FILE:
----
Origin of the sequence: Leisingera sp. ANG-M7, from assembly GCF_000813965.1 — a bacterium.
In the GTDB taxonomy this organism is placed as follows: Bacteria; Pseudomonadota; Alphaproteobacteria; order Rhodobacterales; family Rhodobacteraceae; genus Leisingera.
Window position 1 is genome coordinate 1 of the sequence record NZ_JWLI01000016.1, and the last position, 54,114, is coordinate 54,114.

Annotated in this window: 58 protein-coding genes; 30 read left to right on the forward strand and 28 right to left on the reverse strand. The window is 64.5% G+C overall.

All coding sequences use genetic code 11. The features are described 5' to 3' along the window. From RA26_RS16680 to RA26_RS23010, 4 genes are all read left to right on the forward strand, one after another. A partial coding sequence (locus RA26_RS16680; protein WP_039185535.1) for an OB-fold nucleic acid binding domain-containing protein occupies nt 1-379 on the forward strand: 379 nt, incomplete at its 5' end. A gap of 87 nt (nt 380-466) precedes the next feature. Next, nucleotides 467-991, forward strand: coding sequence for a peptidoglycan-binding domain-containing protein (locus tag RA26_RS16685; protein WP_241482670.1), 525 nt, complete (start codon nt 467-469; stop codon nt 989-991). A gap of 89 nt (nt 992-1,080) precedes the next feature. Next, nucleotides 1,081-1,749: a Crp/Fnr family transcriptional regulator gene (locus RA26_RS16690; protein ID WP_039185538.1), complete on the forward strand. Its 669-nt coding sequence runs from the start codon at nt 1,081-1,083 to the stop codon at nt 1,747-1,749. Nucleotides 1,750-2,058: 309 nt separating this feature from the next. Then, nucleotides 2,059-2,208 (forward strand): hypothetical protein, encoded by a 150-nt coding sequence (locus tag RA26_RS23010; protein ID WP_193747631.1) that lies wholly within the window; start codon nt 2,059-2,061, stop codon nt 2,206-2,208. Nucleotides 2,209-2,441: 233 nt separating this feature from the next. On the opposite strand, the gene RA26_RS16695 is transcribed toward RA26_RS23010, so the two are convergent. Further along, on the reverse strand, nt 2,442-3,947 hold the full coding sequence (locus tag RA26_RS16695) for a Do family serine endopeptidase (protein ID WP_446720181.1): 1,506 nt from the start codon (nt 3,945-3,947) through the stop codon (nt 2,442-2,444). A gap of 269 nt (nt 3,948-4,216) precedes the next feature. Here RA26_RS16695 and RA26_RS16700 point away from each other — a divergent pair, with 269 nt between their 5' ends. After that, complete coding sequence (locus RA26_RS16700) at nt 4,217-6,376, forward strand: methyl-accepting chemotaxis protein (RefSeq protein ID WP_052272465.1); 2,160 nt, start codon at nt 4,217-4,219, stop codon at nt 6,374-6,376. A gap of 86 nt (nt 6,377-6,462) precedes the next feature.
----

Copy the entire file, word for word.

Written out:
Origin of the sequence: Leisingera sp. ANG-M7, from assembly GCF_000813965.1 — a bacterium.
In the GTDB taxonomy this organism is placed as follows: Bacteria; Pseudomonadota; Alphaproteobacteria; order Rhodobacterales; family Rhodobacteraceae; genus Leisingera.
Window position 1 is genome coordinate 1 of the sequence record NZ_JWLI01000016.1, and the last position, 54,114, is coordinate 54,114.

Annotated in this window: 58 protein-coding genes; 30 read left to right on the forward strand and 28 right to left on the reverse strand. The window is 64.5% G+C overall.

All coding sequences use genetic code 11. The features are described 5' to 3' along the window. From RA26_RS16680 to RA26_RS23010, 4 genes are all read left to right on the forward strand, one after another. A partial coding sequence (locus RA26_RS16680; protein WP_039185535.1) for an OB-fold nucleic acid binding domain-containing protein occupies nt 1-379 on the forward strand: 379 nt, incomplete at its 5' end. A gap of 87 nt (nt 380-466) precedes the next feature. Next, nucleotides 467-991, forward strand: coding sequence for a peptidoglycan-binding domain-containing protein (locus tag RA26_RS16685; protein WP_241482670.1), 525 nt, complete (start codon nt 467-469; stop codon nt 989-991). A gap of 89 nt (nt 992-1,080) precedes the next feature. Next, nucleotides 1,081-1,749: a Crp/Fnr family transcriptional regulator gene (locus RA26_RS16690; protein ID WP_039185538.1), complete on the forward strand. Its 669-nt coding sequence runs from the start codon at nt 1,081-1,083 to the stop codon at nt 1,747-1,749. Nucleotides 1,750-2,058: 309 nt separating this feature from the next. Then, nucleotides 2,059-2,208 (forward strand): hypothetical protein, encoded by a 150-nt coding sequence (locus tag RA26_RS23010; protein ID WP_193747631.1) that lies wholly within the window; start codon nt 2,059-2,061, stop codon nt 2,206-2,208. Nucleotides 2,209-2,441: 233 nt separating this feature from the next. On the opposite strand, the gene RA26_RS16695 is transcribed toward RA26_RS23010, so the two are convergent. Further along, on the reverse strand, nt 2,442-3,947 hold the full coding sequence (locus tag RA26_RS16695) for a Do family serine endopeptidase (protein ID WP_446720181.1): 1,506 nt from the start codon (nt 3,945-3,947) through the stop codon (nt 2,442-2,444). A gap of 269 nt (nt 3,948-4,216) precedes the next feature. Here RA26_RS16695 and RA26_RS16700 point away from each other — a divergent pair, with 269 nt between their 5' ends. After that, complete coding sequence (locus RA26_RS16700) at nt 4,217-6,376, forward strand: methyl-accepting chemotaxis protein (RefSeq protein ID WP_052272465.1); 2,160 nt, start codon at nt 4,217-4,219, stop codon at nt 6,374-6,376. A gap of 86 nt (nt 6,377-6,462) precedes the next feature.